Always snap to grid
Legacy:Mapping For 1on1
1on1 deathmatch levels are arguably the hardest to make well. A 1on1 has the tightest margin of error when dealing with flow problems, because the player is more often navigating your level than shooting at her opponent. When a 1on1 map has lousy flow–it's hard to climb that ramp, you get stuck on some trivial decoration–then it's not just a "lame bit" on your map, it's a serious inbitor to gameplay.
Most deathmatch map, but especially 1-on-1 deathmatch maps, are based on a series of major and minor nodes. If you run around in them it's pretty easy to tell where they are. Major nodes are typically multi-level rooms with more than two entrances and maybe some goodie in the middle to tempt people.
Minor nodes are the rooms that usually hold health, powerups, weapons, and most of the PlayerSpawns. Minor nodes are tpyically escape routes, side halls, reloading spots, spawn areas, and "unimportant" rooms. This is where you load up before hunting down the enemy.
A typical 1on1 map has between two and five major nodes and no more than twice that in minor nodes.
A 1on1 map is unique in that it's just you, your enemy, and the level you're fighting in. When you aren't worrying about a bunch of other players shooting you in the face, you can spend time trying to figure out where your enemy is. For instance, all the pickups make a very distinct noise when collected (health vials, for some reason, are particularly loud and easy to pick out), so you can often determine where your opponent is by what things they pick up. You can also track them by the swath of missing pickups (ammo, health, damage amps, etc...) and figure out their cycle around the map. Anyway, the point is, a 1on1 game is much more of a sneaky game of ambush and thinking, rather than quick trigger fingers and flak cannons (those things help, too, you know).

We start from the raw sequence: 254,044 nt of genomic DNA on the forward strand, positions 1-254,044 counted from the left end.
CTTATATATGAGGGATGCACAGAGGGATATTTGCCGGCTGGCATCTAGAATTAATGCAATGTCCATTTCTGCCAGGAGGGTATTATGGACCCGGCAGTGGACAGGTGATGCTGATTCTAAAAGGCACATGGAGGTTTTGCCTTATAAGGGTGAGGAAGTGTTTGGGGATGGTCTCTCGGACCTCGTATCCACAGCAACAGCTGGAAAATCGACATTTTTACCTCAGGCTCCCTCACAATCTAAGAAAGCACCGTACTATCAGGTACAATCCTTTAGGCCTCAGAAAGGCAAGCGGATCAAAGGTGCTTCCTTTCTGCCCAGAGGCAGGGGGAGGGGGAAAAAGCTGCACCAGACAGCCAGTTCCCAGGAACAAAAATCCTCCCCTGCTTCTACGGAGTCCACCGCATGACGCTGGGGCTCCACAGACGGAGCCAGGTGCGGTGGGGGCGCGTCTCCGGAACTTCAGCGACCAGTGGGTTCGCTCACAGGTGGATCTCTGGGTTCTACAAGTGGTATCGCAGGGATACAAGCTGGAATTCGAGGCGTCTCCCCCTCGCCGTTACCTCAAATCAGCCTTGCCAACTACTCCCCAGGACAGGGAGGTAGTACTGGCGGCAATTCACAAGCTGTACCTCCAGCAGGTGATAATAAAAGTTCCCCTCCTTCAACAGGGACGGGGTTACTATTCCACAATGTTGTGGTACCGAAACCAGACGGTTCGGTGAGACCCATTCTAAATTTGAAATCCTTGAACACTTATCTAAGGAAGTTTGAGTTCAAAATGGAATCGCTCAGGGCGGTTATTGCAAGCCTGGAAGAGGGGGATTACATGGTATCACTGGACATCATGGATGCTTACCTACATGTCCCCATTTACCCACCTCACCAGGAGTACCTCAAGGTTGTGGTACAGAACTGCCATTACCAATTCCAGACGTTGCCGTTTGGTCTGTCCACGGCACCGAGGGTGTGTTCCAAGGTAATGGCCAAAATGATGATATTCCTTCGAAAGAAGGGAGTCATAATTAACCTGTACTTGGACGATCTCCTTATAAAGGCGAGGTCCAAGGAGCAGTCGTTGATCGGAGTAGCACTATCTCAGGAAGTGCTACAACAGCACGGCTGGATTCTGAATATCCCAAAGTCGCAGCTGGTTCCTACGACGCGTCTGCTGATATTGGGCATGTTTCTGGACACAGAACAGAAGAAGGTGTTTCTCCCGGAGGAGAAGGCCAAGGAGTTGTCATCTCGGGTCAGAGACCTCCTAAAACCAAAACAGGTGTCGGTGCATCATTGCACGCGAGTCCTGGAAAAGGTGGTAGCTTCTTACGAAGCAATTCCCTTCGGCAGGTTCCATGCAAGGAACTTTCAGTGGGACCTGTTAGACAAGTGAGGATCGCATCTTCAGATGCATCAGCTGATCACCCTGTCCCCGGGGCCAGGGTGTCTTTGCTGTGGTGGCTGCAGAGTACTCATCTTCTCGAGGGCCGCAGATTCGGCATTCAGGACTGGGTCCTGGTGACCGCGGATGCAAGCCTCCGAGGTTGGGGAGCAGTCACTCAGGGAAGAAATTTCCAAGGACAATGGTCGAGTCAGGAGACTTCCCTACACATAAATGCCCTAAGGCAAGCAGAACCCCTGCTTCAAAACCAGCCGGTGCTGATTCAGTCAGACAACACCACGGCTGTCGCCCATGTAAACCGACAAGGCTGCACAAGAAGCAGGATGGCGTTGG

When making a 1on1 map, you should be thinking about how you'd want to play a 1on1 map. The first step should be to make a little diagram of the different major nodes you want, and figure out how you want them to be connected. Mark where you want elevators, important powerups, multilevel rooms, and rooms that have one-way shortcuts to other locations (teleporters, dropshafts, etc.).
The second step is to think about how you want the major nodes to flow together with minor nodes. This, for me, is the hardest part. In many 1on1 maps, the lines are blurred between connector and node. Many 1on1 maps have little symmetry–all the doors and halls are unique. This helps add more flavor than what would otherwise exist on such a small map, and it makes the map seem somewhat bigger than it otherwise would.
When you develop the overall design, you should think about where you want noisemakers. Noisemakers would be any powerup that makes a distinctive noise, or some bit of the environment that reveals the location of the player that triggered it. Adding noisemakers makes a 1on1 map much more interesting. It also plays into the risk-vs-reward principle of mapping, since a player must decide if grabbing that keg o' health is worth walking through that noisy puddle and revealing their location.
SuperApe: Here's a good start, WheatPuppet.
WheatPuppet: Heh. I probably should've done it myself, but, especially in a Wiki format, I have trouble doing completely new things. :P Adding and editing–I do that fine. I'll probably get time this weekend. I'll put up a sticky-note... there. Now I won't forget. Someone keeps stealing my sticky note pads and I don't like it.
WheatPuppet: I'm pretty sure someone (Tarq?) wrote an essay with some overlapping material, but I don't know where it went. Feel free to edit, since I didn't plan out the above very carefully.
SuperApe: This page needs a little love. It's been a while now and I'm not sure if WheatPuppet is coming back to it.
StarWeaver: The main thing I've noticed about the one-on-one maps i've played in UT2004 (The defaults, ECE, CBP, UCMP, 1-on-1-pack) is that most of them seem *too large* for a one on one match. Heck, the single player ladder sends you to several of them for 3- and 4-way matches, and I found the one-on-one challange matches to generally be pretty boring, especially on maps like Roughinery (But then, if I had set things up it would be a 3 or 5 point match and not a 15 for those . . . ) Heck, I run 4-on-4 Team Deathmatch games on Roughinery and Irondust and such with no problem.
SuperApe: I agree. To me they just seem to say, "this map is fast". But I think they are certainly playable with well over two players. Speaking of rambling, the above text is rather block-like and could use a little organization via sections and sub-sections.
Category:Legacy To Do – Should make look more like the other "Mapping For..." pages, less rant-like.